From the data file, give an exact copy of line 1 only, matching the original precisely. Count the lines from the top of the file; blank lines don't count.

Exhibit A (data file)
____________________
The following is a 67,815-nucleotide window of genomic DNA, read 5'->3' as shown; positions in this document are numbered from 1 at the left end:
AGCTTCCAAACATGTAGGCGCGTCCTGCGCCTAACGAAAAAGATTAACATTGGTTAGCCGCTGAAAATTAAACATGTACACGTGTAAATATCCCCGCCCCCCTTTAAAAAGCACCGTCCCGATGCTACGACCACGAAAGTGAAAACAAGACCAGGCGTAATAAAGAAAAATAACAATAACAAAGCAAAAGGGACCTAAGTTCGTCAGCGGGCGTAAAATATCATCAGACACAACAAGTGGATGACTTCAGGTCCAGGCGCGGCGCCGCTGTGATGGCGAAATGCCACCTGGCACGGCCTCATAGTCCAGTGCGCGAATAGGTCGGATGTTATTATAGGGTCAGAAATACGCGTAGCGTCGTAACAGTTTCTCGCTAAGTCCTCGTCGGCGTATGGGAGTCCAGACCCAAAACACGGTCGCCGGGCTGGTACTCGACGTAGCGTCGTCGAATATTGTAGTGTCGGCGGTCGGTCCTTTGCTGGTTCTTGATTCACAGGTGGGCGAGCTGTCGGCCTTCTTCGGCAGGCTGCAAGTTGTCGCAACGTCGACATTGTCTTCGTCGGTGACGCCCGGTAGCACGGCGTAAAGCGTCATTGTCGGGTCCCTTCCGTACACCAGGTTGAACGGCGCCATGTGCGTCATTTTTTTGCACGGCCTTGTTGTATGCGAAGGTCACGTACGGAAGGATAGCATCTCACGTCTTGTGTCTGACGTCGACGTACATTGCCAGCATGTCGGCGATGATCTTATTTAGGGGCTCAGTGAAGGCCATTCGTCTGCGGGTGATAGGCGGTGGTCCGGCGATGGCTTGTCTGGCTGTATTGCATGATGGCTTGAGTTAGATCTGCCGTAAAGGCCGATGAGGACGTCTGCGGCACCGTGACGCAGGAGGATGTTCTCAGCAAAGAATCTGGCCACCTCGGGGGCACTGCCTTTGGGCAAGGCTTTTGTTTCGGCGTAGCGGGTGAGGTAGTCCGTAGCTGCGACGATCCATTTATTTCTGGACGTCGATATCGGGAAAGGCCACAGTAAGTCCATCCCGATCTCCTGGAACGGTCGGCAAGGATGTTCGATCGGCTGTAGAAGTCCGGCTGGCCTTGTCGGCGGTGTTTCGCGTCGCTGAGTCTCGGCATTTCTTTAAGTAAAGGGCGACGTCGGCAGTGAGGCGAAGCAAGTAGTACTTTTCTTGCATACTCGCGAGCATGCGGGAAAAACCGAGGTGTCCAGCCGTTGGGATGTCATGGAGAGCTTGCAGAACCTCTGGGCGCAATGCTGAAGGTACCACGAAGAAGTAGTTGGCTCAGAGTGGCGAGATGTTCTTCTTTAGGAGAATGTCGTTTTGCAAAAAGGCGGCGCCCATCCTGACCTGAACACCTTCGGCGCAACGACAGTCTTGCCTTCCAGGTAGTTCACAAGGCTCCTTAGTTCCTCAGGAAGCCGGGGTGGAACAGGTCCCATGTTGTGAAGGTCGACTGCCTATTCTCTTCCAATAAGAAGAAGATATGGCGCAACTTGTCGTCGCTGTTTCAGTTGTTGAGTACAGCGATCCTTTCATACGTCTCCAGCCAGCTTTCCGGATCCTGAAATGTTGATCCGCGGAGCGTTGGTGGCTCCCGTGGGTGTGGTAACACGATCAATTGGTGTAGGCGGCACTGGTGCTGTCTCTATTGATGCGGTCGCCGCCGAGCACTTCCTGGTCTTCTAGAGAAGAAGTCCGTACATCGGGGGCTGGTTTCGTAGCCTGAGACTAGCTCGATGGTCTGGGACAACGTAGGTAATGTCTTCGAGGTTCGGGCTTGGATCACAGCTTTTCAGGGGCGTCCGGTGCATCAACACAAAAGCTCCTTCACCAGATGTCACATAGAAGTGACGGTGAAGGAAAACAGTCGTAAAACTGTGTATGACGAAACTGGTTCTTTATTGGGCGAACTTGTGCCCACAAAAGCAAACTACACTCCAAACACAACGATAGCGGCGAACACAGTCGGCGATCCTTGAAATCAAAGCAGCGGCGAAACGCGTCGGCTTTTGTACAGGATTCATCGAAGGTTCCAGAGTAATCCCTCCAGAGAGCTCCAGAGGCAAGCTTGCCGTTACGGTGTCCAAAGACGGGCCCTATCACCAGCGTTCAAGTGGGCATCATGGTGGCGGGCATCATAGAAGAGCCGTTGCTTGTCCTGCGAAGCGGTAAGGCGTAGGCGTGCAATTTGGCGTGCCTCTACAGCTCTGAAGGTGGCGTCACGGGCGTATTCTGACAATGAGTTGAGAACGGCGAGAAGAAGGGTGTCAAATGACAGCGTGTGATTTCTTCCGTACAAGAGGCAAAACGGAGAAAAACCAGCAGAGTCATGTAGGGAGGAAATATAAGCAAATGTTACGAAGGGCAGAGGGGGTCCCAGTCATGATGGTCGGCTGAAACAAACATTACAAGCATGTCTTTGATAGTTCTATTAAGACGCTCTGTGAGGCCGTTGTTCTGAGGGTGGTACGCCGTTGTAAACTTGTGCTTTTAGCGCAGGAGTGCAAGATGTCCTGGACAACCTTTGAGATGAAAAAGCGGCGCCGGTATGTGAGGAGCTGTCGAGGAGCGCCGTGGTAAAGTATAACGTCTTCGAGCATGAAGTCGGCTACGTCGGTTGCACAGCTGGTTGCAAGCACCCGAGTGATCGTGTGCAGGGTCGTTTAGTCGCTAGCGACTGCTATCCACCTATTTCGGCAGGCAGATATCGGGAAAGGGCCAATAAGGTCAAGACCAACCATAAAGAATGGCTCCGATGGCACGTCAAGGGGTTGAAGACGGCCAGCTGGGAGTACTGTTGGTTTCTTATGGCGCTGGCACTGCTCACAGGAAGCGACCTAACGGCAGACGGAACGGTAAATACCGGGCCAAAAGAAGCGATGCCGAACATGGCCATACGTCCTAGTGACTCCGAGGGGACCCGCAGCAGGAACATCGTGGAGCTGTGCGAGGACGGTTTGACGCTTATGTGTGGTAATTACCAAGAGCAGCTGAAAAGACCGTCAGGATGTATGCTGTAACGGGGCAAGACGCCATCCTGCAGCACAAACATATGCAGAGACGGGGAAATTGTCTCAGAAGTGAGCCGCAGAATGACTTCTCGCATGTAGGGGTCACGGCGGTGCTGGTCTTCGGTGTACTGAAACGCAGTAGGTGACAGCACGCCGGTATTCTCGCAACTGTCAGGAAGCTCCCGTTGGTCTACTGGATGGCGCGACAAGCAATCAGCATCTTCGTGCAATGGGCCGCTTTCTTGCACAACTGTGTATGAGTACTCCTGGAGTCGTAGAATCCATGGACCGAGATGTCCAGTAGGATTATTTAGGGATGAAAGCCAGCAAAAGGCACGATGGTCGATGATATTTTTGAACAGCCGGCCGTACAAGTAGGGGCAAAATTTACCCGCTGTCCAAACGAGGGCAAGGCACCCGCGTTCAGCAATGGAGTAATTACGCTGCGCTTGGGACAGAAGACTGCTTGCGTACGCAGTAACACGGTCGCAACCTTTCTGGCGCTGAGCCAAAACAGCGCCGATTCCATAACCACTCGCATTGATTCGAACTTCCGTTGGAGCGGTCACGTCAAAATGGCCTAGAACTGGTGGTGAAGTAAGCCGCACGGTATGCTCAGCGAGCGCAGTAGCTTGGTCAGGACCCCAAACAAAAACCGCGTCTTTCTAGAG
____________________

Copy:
The following is a 67,815-nucleotide window of genomic DNA, read 5'->3' as shown; positions in this document are numbered from 1 at the left end: